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Murfreesboro, AR diamonds and rocks

If you’re heading to Murfreesboro, you’ll likely have your eye on landing a striped bass or unearthing a diamond. Lake Gleeson is one of the state’s hidden gems for fly fishing and Crater of Diamonds State Park is literally famous for its hidden gems, where visitors are armed with buckets, shovels, and screen sets before being let loose to sift through gravel in hopes of finding the next record-setting diamond in the park. [Note: to date, there have been more than 35,000 diamonds discovered in the park, but none bigger than the 40.23-carat diamond, Uncle Sam.]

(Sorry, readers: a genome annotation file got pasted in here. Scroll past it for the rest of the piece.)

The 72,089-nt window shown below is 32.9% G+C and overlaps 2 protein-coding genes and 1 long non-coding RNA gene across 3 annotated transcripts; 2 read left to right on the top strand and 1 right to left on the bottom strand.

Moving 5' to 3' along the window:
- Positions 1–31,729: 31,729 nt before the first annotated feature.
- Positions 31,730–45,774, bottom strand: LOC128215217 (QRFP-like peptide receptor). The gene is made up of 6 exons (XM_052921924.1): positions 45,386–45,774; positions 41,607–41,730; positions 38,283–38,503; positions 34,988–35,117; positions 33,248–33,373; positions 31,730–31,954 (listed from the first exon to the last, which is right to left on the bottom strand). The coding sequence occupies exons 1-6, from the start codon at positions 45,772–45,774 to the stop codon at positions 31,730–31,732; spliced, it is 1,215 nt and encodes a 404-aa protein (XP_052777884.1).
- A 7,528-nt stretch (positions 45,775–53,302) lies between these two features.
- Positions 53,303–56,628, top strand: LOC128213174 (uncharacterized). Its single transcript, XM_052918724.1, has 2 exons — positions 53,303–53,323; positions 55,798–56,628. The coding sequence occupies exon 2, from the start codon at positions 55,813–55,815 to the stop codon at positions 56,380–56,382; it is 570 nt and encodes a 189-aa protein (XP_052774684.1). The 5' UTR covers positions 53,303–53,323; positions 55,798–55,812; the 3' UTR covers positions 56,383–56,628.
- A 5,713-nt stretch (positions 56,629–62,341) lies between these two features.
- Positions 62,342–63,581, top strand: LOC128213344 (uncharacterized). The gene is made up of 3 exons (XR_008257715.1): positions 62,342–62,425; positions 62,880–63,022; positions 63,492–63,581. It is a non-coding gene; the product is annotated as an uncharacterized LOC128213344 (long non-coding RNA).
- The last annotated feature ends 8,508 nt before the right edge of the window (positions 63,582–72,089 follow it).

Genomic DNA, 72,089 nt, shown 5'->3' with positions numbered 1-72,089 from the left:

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Paris, AR mini Eiffel towel

Unlike in its French counterpart, it’s a mountain, not the town’s own Eiffel Tower, that claims the highest point in the city. Mount Magazine is actually the highest point in the entire state, although many Paris visitors are still impressed by the town’s 25-foot-tall Eiffel Tower fountain. Don’t leave without enjoying a pint at Prestonrose Farm and Brewing Co., a farm-to-table restaurant and brewery.  

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Rogers Daisy Airgun Museum

If the brick-lined streets that wind through this Northwest Arkansas town don’t charm you, the vast beauty—and network of hiking and biking trails—will. Hobbs State Park-Conservation Area reaches more than 12,000-acres, all the way to the shores of Beaver Lake where the Ozark Forest reflects off 28,000-acres of clear water. Step inside War Eagle Cavern for a cool break or chill out instead at with a craft brew at the Ozark Beer Company.